Startup founders tend to see themselves, and their businesses, as the exception to some established rule. That mindset of exceptionalism can yield big benefits, but it can also create blind spots—particularly when it comes to legal and regulatory issues.
One area where this shows up is with employee compensation. Many Washington startup founders assume (incorrectly) they can issue equity in lieu of paying wages to employees, including themselves, in the early stages of the business. But in fact there is no exemption for startups to pay employees solely in equity, rather than paying a minimum wage or salary.
Related: A Short Guide To Issuing Stock Options
Let’s start by clarifying that most founders of startups are employees, whether they like it or not. Assuming the startup was formed as a C corporation, as most startups are (at least ones planning to raise venture capital), then the founders are most likely corporate officers. And corporate officers are considered by the IRS to be employees. Even if a founder isn’t an officer, the founder is probably still properly classified as an employee. If the founders are employees, state and federal wage and hour laws will apply to them. So founders should be paid at least minimum wage to stay on the right side of these laws.
Related: Washington State Employment Law FAQs
It’s at this point that startup founders inevitably ask, “what happens if we don’t?”
In Washington, if a startup fails to pay an employee minimum wage, the employee could sue not just the company but also the officers and other agents of the company personally for twice the amount of unlawfully withheld wages. So the founders need to understand and appreciate that they could be personally on the hook for wage claims.
Related: The Limits Of Limited Liability
Tip: Not only do employees need to be paid at least minimum wages, these wages need to be paid on a timely basis. That means no deferred wages. In Washington, employees must be paid their wages at least once a month.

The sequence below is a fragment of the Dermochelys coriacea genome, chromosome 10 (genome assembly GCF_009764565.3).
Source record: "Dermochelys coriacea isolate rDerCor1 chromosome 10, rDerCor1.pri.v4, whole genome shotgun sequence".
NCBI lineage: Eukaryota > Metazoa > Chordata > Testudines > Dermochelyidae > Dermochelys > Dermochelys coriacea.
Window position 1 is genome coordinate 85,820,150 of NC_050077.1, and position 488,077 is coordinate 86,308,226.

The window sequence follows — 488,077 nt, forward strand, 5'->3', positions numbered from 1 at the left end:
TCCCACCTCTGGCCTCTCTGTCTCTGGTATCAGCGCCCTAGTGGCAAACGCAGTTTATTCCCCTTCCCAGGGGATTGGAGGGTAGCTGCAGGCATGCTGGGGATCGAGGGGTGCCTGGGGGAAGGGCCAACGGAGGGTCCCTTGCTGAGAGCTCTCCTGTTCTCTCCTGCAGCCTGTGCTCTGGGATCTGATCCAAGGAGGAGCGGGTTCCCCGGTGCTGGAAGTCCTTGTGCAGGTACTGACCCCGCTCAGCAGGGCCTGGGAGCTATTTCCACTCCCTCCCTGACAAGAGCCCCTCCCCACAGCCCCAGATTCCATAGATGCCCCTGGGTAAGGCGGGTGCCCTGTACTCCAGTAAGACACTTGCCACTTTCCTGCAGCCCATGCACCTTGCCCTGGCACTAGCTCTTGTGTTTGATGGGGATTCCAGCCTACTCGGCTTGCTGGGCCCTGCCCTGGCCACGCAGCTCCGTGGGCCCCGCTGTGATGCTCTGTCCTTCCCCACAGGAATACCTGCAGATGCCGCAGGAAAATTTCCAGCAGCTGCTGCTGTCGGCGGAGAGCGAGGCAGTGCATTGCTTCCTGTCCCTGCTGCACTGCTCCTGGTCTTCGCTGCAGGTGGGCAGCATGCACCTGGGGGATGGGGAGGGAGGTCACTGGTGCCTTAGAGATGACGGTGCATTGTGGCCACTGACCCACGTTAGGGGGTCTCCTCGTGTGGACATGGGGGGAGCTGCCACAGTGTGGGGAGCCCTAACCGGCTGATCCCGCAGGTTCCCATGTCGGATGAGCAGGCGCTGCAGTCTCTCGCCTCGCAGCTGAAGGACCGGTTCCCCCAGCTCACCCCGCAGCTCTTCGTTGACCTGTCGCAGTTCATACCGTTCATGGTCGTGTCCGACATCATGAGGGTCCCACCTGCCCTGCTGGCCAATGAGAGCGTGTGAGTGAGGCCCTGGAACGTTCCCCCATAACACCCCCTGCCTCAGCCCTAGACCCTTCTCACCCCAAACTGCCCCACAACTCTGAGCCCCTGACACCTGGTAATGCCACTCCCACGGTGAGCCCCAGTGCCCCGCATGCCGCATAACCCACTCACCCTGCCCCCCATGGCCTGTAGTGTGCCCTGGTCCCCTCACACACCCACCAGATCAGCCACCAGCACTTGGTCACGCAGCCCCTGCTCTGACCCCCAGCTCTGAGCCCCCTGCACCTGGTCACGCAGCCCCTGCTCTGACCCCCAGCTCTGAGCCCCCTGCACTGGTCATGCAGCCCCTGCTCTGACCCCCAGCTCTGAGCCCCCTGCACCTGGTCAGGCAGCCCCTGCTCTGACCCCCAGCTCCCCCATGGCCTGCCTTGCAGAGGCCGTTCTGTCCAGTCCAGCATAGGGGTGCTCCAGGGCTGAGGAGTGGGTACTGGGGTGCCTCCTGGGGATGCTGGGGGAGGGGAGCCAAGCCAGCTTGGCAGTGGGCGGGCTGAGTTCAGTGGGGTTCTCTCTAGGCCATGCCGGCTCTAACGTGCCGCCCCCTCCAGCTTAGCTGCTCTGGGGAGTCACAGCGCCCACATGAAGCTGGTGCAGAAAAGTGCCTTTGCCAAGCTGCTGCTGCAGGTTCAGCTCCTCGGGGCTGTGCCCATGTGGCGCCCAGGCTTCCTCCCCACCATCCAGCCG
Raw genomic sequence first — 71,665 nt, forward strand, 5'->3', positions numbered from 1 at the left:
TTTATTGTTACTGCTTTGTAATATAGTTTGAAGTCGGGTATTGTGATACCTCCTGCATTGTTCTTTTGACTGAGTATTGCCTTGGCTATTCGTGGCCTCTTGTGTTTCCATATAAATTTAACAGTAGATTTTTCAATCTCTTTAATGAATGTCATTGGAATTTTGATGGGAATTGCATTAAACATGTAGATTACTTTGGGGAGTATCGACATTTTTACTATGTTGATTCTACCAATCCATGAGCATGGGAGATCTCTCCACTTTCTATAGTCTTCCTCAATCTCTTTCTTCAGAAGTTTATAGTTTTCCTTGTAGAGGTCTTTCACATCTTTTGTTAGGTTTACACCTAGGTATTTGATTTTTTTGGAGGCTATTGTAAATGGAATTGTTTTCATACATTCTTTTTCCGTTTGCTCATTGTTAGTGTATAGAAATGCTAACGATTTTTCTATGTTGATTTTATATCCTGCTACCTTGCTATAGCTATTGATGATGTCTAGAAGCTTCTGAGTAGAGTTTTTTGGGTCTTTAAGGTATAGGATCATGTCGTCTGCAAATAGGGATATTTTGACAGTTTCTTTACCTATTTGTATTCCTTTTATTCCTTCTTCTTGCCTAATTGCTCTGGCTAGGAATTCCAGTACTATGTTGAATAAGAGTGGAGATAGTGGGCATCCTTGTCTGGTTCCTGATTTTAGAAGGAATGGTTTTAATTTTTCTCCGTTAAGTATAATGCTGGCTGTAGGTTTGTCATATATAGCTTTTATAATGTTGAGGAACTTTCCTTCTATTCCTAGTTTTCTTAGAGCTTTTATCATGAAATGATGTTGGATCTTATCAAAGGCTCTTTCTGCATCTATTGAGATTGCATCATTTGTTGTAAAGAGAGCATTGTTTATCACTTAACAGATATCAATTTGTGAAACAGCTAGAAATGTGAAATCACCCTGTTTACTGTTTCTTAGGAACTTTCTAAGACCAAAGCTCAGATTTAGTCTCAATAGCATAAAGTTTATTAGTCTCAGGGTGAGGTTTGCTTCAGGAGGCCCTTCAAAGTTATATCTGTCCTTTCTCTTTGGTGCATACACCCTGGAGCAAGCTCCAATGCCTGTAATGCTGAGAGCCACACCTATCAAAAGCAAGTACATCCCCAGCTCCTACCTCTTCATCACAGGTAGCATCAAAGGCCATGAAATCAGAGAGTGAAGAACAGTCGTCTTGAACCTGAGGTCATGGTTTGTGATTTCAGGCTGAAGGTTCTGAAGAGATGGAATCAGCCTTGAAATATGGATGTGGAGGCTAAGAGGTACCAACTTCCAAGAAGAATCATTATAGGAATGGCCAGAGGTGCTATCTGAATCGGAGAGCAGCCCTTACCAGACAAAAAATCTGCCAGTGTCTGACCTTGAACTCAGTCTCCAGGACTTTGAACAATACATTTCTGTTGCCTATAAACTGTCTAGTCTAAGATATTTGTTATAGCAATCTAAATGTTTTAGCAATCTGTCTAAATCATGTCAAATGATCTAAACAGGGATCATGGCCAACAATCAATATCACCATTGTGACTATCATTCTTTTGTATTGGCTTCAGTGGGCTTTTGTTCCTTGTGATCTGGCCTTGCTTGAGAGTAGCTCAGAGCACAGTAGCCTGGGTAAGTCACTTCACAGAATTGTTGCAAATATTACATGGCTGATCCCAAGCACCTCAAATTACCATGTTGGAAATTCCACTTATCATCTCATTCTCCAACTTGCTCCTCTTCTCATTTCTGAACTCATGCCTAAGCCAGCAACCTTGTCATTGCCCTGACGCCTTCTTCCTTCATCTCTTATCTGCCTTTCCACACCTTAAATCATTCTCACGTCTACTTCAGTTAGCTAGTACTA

Founders may rationalize at this point that it’s unlikely that the founders themselves will sue the company or the other founders for unlawfully withheld wages, and so there’s little problem with not paying founders minimum wage. While this may be true for majority owners, it is not necessarily the case for founders or early stage employees with minority ownership stakes in the startup, especially if they’re forced out before some or all of their stock vests.
Related: 4 Options For Documenting Founder Employment
The best way to minimize risk for startups is to comply with wage and hour laws from the start. But with the knowledge that not all startups will do this, there are some common risk mitigation strategies that cash-strapped startups use, including classifying workers as contractors, rather than employees, as well as paying minority stockholders (if not majority stockholders) minimum wage. These risk mitigation strategies can carry with them other risks, though. For instance, classifying workers as contractors when they are actually functioning as employees may lead to regulatory consequences for worker misclassification.
Related: Independent Contractors vs. Employees In Washington State
Employee compensation is something that too many early stage startups handle carelessly. The fact that some startups manage to avoid serious consequences does not excuse this carelessness. If you’re going to take risks here, the risks should at least be calculated, though of course the better option is to avoid the issue altogether by complying with wage and hour laws from the start.
Finally, as a reminder, no matter how your startup decides how to deal with this issue, always document your arrangements. That means using employment or independent contractor agreements, as appropriate.